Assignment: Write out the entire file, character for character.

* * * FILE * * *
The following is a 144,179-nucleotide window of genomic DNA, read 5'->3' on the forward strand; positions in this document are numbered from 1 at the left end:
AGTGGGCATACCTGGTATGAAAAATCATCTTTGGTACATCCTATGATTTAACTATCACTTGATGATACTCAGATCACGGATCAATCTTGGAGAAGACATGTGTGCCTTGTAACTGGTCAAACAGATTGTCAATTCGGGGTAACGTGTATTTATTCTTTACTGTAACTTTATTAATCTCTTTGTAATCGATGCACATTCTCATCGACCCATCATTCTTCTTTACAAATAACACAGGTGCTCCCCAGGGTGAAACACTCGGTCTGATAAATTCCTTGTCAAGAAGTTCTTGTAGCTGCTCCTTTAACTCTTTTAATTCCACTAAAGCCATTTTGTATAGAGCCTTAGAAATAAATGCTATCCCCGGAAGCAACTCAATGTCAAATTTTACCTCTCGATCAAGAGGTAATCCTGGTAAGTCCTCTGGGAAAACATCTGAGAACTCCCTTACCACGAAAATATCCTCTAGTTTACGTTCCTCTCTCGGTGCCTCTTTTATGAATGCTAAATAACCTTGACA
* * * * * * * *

The following is a 144,179-nucleotide window of genomic DNA, read 5'->3' on the forward strand; positions in this document are numbered from 1 at the left end:
AGTGGGCATACCTGGTATGAAAAATCATCTTTGGTACATCCTATGATTTAACTATCACTTGATGATACTCAGATCACGGATCAATCTTGGAGAAGACATGTGTGCCTTGTAACTGGTCAAACAGATTGTCAATTCGGGGTAACGTGTATTTATTCTTTACTGTAACTTTATTAATCTCTTTGTAATCGATGCACATTCTCATCGACCCATCATTCTTCTTTACAAATAACACAGGTGCTCCCCAGGGTGAAACACTCGGTCTGATAAATTCCTTGTCAAGAAGTTCTTGTAGCTGCTCCTTTAACTCTTTTAATTCCACTAAAGCCATTTTGTATAGAGCCTTAGAAATAAATGCTATCCCCGGAAGCAACTCAATGTCAAATTTTACCTCTCGATCAAGAGGTAATCCTGGTAAGTCCTCTGGGAAAACATCTGAGAACTCCCTTACCACGAAAATATCCTCTAGTTTACGTTCCTCTCTCGGTGCCTCTTTTATGAATGCTAAATAACCTTGACA